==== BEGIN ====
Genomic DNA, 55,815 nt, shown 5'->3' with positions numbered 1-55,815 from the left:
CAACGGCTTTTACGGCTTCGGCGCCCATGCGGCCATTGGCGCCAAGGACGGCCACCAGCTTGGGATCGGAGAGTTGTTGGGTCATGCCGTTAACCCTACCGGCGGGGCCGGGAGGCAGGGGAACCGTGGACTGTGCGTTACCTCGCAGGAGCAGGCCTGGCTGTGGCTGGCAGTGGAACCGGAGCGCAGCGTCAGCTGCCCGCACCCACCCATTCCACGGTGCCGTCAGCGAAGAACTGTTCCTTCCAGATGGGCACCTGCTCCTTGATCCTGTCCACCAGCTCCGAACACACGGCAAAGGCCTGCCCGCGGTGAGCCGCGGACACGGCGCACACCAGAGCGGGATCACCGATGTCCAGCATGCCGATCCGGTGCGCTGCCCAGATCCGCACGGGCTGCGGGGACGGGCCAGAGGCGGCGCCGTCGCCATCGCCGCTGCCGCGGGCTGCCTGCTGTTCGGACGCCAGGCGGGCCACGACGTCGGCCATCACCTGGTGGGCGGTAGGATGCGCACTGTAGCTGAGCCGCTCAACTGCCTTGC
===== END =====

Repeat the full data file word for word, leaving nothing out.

Genomic DNA, 55,815 nt, shown 5'->3' with positions numbered 1-55,815 from the left:
CAACGGCTTTTACGGCTTCGGCGCCCATGCGGCCATTGGCGCCAAGGACGGCCACCAGCTTGGGATCGGAGAGTTGTTGGGTCATGCCGTTAACCCTACCGGCGGGGCCGGGAGGCAGGGGAACCGTGGACTGTGCGTTACCTCGCAGGAGCAGGCCTGGCTGTGGCTGGCAGTGGAACCGGAGCGCAGCGTCAGCTGCCCGCACCCACCCATTCCACGGTGCCGTCAGCGAAGAACTGTTCCTTCCAGATGGGCACCTGCTCCTTGATCCTGTCCACCAGCTCCGAACACACGGCAAAGGCCTGCCCGCGGTGAGCCGCGGACACGGCGCACACCAGAGCGGGATCACCGATGTCCAGCATGCCGATCCGGTGCGCTGCCCAGATCCGCACGGGCTGCGGGGACGGGCCAGAGGCGGCGCCGTCGCCATCGCCGCTGCCGCGGGCTGCCTGCTGTTCGGACGCCAGGCGGGCCACGACGTCGGCCATCACCTGGTGGGCGGTAGGATGCGCACTGTAGCTGAGCCGCTCAACTGCCTTGC